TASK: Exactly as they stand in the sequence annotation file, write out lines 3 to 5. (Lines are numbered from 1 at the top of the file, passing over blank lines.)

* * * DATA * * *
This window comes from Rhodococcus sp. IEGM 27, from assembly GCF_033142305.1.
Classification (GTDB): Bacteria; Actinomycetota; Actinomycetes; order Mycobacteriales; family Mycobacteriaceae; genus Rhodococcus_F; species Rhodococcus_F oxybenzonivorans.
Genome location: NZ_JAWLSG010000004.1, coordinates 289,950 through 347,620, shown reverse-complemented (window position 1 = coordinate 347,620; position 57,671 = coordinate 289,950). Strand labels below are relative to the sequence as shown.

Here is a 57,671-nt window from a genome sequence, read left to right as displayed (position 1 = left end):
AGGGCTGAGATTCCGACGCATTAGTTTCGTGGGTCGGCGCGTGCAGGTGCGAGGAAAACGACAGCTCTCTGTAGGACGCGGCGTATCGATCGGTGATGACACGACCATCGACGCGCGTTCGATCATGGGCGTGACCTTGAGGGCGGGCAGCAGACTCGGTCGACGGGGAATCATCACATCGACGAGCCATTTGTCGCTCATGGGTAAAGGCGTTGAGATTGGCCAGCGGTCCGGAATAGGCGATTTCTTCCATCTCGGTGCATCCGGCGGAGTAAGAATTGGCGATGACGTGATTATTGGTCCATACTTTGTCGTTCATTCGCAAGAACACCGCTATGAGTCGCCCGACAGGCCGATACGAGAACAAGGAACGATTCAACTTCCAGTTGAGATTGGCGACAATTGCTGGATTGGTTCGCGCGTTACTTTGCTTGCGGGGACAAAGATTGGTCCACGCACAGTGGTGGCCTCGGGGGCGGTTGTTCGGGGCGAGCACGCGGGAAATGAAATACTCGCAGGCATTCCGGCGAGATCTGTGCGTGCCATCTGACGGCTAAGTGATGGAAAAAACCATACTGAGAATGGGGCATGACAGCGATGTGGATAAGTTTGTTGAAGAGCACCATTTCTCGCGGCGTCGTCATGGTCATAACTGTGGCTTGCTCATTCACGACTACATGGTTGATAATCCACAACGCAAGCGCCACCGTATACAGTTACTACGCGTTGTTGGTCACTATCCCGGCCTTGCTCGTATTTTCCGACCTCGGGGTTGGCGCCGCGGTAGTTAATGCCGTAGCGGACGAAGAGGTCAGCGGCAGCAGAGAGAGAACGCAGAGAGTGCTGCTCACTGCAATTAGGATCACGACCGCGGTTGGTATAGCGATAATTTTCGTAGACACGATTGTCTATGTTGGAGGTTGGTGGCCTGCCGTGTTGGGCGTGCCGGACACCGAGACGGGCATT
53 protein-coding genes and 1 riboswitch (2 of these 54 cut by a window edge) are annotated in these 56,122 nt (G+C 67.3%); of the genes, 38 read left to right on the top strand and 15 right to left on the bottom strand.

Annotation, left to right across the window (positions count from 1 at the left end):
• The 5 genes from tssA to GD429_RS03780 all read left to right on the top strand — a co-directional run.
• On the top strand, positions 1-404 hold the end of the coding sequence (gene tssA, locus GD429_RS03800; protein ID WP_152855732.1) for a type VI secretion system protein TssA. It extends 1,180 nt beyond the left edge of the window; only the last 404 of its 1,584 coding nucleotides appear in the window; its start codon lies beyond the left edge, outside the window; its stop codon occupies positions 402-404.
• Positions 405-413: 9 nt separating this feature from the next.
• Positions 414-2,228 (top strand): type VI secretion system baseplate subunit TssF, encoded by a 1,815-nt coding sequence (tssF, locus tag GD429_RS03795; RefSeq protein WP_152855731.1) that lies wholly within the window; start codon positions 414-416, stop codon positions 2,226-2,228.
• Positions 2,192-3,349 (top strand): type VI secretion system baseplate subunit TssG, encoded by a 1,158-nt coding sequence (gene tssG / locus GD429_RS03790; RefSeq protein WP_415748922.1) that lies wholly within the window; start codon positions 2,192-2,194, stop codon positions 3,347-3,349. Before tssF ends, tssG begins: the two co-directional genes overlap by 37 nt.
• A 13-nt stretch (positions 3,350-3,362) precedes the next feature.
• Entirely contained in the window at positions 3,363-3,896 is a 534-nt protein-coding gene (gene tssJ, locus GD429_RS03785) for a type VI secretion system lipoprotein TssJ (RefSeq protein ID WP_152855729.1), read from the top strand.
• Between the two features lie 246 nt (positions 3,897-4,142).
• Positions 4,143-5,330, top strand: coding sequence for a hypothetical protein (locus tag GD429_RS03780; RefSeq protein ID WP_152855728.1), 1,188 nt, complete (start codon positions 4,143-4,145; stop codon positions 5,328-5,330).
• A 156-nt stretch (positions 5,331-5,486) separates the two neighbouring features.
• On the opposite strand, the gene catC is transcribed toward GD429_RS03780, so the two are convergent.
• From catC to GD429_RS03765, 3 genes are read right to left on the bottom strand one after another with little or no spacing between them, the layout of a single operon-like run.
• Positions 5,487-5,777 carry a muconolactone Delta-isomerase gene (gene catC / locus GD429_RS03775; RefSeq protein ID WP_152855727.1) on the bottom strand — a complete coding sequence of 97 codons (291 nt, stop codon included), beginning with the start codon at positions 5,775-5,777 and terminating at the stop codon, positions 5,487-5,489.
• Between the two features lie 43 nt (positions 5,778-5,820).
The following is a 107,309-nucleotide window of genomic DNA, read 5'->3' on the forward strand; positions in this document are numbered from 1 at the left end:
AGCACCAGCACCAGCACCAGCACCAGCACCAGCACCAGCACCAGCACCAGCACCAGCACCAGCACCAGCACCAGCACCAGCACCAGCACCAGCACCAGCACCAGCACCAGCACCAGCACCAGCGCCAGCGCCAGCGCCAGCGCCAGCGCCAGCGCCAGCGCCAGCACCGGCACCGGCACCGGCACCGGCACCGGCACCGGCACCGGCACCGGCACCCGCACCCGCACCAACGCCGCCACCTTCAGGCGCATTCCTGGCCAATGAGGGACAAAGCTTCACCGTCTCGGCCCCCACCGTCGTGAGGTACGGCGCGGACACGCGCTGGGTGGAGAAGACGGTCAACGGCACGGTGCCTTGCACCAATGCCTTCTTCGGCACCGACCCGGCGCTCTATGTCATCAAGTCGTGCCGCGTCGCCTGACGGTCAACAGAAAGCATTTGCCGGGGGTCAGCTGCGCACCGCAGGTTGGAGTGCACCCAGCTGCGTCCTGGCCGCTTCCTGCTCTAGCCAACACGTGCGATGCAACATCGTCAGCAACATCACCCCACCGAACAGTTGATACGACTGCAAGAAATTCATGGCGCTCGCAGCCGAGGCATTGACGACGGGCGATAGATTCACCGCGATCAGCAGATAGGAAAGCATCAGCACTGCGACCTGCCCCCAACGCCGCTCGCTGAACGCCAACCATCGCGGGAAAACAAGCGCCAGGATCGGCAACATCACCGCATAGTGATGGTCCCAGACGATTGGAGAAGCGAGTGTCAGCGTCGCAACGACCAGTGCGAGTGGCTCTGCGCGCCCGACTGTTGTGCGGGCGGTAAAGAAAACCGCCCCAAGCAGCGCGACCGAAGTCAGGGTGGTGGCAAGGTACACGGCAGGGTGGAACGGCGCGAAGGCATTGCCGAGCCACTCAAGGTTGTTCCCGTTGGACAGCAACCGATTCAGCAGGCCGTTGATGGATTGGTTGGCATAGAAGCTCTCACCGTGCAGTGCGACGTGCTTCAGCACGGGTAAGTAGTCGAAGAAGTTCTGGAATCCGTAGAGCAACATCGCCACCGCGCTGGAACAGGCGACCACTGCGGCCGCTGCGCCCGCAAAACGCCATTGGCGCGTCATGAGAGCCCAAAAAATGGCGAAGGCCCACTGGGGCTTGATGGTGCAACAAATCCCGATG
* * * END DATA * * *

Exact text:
Genome location: NZ_JAWLSG010000004.1, coordinates 289,950 through 347,620, shown reverse-complemented (window position 1 = coordinate 347,620; position 57,671 = coordinate 289,950). Strand labels below are relative to the sequence as shown.

Here is a 57,671-nt window from a genome sequence, read left to right as displayed (position 1 = left end):
AGGGCTGAGATTCCGACGCATTAGTTTCGTGGGTCGGCGCGTGCAGGTGCGAGGAAAACGACAGCTCTCTGTAGGACGCGGCGTATCGATCGGTGATGACACGACCATCGACGCGCGTTCGATCATGGGCGTGACCTTGAGGGCGGGCAGCAGACTCGGTCGACGGGGAATCATCACATCGACGAGCCATTTGTCGCTCATGGGTAAAGGCGTTGAGATTGGCCAGCGGTCCGGAATAGGCGATTTCTTCCATCTCGGTGCATCCGGCGGAGTAAGAATTGGCGATGACGTGATTATTGGTCCATACTTTGTCGTTCATTCGCAAGAACACCGCTATGAGTCGCCCGACAGGCCGATACGAGAACAAGGAACGATTCAACTTCCAGTTGAGATTGGCGACAATTGCTGGATTGGTTCGCGCGTTACTTTGCTTGCGGGGACAAAGATTGGTCCACGCACAGTGGTGGCCTCGGGGGCGGTTGTTCGGGGCGAGCACGCGGGAAATGAAATACTCGCAGGCATTCCGGCGAGATCTGTGCGTGCCATCTGACGGCTAAGTGATGGAAAAAACCATACTGAGAATGGGGCATGACAGCGATGTGGATAAGTTTGTTGAAGAGCACCATTTCTCGCGGCGTCGTCATGGTCATAACTGTGGCTTGCTCATTCACGACTACATGGTTGATAATCCACAACGCAAGCGCCACCGTATACAGTTACTACGCGTTGTTGGTCACTATCCCGGCCTTGCTCGTATTTTCCGACCTCGGGGTTGGCGCCGCGGTAGTTAATGCCGTAGCGGACGAAGAGGTCAGCGGCAGCAGAGAGAGAACGCAGAGAGTGCTGCTCACTGCAATTAGGATCACGACCGCGGTTGGTATAGCGATAATTTTCGTAGACACGATTGTCTATGTTGGAGGTTGGTGGCCTGCCGTGTTGGGCGTGCCGGACACCGAGACGGGCATT